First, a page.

Boiled Peanuts – A Southern Tradition
Learn all about boiled peanuts, its history and an easy recipe.
Nick and I have lived in South Carolina for over four months now and couldn’t help but notice all of the Hot Boiled Peanut stands all over the road sides. Neither of us have even heard of such a thing before we moved south (we’re from Minnesota).
Boiled peanuts have long been one of those iconic foods that Southerners love and Yankees find rather baffling and intriguing. Scroll down to learn how to make boiled peanuts at home…
If you’re one of the many people that think peanuts grow on trees
than we need to start by clearing things up a little first.
Peanuts are more like peas than nuts.
Actually, they are legumes and grow on low, green vines. Now get ready for the weird part, after pollination, the flower stalks bend down and burrow into the earth, where the fruit develops underground into the 1 to 2 inch long pods we know and love as a peanut.
So called ‘green’ (which means they are fresh) peanuts are highly perishable. That’s why you can only find green peanuts during harvest time which runs from August through October.
Make At Home Boiled Peanut Recipe
To boil peanuts you simply fill a big pot of salted water, add the peanuts and boil them until they’re done. Voila! Boiled Peanuts. Easy, right?
Note: The desired ratio for South Carolina style boiled peanuts is 1/2 cup of salt to each gallon of water.
We also gathered a few more tips and tricks from some Southern Boiled Peanut Pros:
- Keep the peanuts submerged with a heavy plate while boiling, the little nutters like to rise.
- Note the water level at the beginning on the side of the pot and maintain volume by adding more water and salt as needed. The water should taste like ocean water.
- It takes a couple of hours to boil the peanuts to the verge of falling apart, which is just right.
- Let your taste buds be your guide and sample a nut or two every hour until they are boiled the way you like them.
The History Behind The Boiled Peanut
Though boiled peanuts are now enjoyed throughout a broad swath of the South, their roots run deepest right here in South Carolina. They arrived in the Lowcountry via a circuitous route. The plant originated in South America, and the Portuguese took it to Africa around 1500, just after they first came into contact with it in Brazil.
The legume spread quickly across Africa, becoming so widely used that botanists believed the plant must have originated there. The peanut was very similar to the indigenous African groundnut, a staple of the local diet, and thanks to its higher oil content and easier cultivation it soon eclipsed its indigenous counterpart.
Peanuts arrived in the South sometime in the 18th century on slave ships, which were frequently provisioned with them for the voyage. In his 1809 history of South Carolina, David Ramsey noted that peanuts were “planted in small patches chiefly by the Negroes for market” and sold for five shillings per bushel. During this period, they were widely referred to as ground-nuts, ground peas, and goobers, a term derived from the Angolan word giguba.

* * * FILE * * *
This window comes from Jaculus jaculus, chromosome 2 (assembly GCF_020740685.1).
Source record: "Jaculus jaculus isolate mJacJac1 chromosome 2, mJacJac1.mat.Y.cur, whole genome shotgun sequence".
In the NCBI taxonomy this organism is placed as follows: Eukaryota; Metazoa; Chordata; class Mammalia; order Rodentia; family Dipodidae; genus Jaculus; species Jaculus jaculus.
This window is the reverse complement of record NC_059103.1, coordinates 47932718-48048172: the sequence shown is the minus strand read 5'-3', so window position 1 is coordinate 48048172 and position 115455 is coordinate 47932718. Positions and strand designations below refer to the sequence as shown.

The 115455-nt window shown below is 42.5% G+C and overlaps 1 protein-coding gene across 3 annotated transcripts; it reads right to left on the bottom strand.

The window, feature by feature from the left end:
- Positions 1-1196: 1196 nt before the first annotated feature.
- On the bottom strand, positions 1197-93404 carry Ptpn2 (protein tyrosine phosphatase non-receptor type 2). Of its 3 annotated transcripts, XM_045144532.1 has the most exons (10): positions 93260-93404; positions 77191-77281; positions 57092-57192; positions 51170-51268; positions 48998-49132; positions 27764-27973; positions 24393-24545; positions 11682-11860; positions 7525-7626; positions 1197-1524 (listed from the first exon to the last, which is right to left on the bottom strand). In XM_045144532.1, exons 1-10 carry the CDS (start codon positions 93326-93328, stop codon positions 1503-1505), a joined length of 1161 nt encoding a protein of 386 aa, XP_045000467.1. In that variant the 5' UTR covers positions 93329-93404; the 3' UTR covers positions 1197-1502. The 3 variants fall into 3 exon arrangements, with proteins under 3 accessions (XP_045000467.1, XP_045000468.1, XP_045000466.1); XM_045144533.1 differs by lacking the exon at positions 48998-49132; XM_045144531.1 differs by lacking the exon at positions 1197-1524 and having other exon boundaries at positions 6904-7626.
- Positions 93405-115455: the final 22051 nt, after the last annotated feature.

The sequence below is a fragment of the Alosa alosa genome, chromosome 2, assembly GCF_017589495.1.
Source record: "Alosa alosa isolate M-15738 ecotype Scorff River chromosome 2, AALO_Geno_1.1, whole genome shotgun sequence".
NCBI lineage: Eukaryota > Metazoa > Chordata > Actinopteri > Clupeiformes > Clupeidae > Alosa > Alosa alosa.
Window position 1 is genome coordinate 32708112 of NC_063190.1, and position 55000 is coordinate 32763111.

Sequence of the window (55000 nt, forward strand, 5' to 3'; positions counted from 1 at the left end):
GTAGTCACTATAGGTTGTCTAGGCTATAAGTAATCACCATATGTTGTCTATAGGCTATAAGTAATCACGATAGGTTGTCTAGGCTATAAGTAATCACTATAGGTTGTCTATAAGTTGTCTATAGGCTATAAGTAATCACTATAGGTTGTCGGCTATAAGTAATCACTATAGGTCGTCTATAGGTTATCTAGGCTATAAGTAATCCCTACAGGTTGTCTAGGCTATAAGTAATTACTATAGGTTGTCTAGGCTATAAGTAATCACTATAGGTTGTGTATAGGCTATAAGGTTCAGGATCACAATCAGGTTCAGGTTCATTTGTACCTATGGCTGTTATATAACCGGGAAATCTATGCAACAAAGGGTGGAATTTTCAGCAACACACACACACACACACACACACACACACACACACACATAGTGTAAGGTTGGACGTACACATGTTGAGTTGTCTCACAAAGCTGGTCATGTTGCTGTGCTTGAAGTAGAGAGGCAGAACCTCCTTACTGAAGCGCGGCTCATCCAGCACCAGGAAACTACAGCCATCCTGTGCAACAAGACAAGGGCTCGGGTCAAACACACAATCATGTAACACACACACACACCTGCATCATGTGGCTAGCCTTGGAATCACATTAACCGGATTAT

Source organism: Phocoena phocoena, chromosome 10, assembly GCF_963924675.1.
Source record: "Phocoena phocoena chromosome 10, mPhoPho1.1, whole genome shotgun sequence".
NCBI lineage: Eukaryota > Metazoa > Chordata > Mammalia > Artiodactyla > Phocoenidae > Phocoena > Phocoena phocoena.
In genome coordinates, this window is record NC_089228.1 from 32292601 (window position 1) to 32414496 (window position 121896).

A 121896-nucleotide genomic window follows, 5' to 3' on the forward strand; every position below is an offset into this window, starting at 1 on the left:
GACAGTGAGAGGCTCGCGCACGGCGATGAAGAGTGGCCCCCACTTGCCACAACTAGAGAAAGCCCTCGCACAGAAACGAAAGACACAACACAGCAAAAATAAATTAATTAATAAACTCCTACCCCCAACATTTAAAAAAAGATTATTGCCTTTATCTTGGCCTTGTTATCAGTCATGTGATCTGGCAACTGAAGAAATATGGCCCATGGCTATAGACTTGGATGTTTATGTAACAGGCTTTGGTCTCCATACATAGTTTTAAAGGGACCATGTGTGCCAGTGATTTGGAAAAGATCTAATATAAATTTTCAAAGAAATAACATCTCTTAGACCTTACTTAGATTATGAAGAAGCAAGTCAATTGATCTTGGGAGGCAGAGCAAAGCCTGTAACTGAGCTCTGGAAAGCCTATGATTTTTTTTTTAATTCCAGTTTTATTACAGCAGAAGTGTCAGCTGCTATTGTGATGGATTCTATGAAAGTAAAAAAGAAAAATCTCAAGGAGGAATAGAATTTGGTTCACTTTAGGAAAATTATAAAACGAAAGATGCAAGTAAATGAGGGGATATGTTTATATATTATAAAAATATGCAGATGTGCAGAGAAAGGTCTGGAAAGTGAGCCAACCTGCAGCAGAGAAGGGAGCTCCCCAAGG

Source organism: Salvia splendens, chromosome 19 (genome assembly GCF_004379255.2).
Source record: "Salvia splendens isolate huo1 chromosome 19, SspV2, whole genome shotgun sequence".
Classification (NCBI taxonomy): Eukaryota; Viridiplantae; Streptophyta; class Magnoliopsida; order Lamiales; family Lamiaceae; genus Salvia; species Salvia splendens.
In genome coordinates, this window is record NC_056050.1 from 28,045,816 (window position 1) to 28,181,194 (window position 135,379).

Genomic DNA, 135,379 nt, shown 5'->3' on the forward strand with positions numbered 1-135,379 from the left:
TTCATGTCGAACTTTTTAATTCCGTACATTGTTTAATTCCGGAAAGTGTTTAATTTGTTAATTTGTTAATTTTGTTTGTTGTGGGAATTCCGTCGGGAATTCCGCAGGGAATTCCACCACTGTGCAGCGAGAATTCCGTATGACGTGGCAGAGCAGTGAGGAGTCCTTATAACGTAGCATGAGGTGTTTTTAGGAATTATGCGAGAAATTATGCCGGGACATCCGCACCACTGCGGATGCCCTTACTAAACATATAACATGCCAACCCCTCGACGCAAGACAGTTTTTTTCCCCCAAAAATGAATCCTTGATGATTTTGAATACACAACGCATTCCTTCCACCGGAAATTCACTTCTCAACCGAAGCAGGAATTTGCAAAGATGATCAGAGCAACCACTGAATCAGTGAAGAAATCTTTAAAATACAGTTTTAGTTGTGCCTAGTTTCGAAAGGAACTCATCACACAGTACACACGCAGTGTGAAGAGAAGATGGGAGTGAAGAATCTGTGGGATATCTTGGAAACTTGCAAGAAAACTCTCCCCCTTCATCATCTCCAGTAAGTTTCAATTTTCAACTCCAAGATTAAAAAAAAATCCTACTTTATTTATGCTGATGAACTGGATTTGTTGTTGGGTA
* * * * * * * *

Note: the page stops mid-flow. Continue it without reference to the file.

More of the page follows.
As with other African culinary staples like okra and black-eyed peas, peanuts eventually became part of the diets of white Carolinians, too. Sara Ruthledge’s 1847 Carolina Housewife includes a recipe for soup of mashed groundnuts with oysters and a “seed-pepper or two” as well as a “cheese cake” that starts with a pound of blanched and finely-beaten groundnuts along with plenty of eggs, sugar, and butter.
Numerous accounts have claimed that the practice of boiling peanuts began with Confederate soldiers during the Civil War. Desperately hungry and cut off from food supplies, the tale goes, soldiers took to digging up raw peanuts and boiling them. They took a liking to the improvisation and kept eating them after the war was over.
Like most tales of foods being ‘invented’ during wartime, this one is not true. Confederate soldiers certainly augmented their rations with peanuts, as memorialized in the classic Civil War ditty “Peas, peas, peas, peas / Eating goober peas / Goodness how delicious / Eating goober peas”. But African Americans had been boiling peanuts in the South for a long time.
Peanuts had been eaten boiled for centuries in Africa, and it seems to have been a common way of preparing them in antebellum South Carolina when they were green and fresh out of the ground. W. H. Shelton, a Union soldier who was captured in 1864, escaped from a prison camp in Columbia. As he made his way eastward toward Charleston, he was given food by some of the African-American residents he encountered. In his account of his escape, he noted that he was provided on multiple occasions “boiled peanuts, which was a favorite way of cooking when the bean was too green to bake”.
During the second half of the 19th century, peanuts became one of the country’s most popular snack foods, but in the roasted, not boiled, form.
Read the rest of the Boiled Peanut History article by Robert Moss.
Give this southern tradition a try and cook up a batch of boiled peanuts soon.
If you live in South Carolina or plan to visit, be sure to stop by one of the many ‘Hot Boiled Peanut’ stands along the road. You will not be disappointed.
Have you ever tried this Southern treat of boiled peanuts? Leave us a comment below.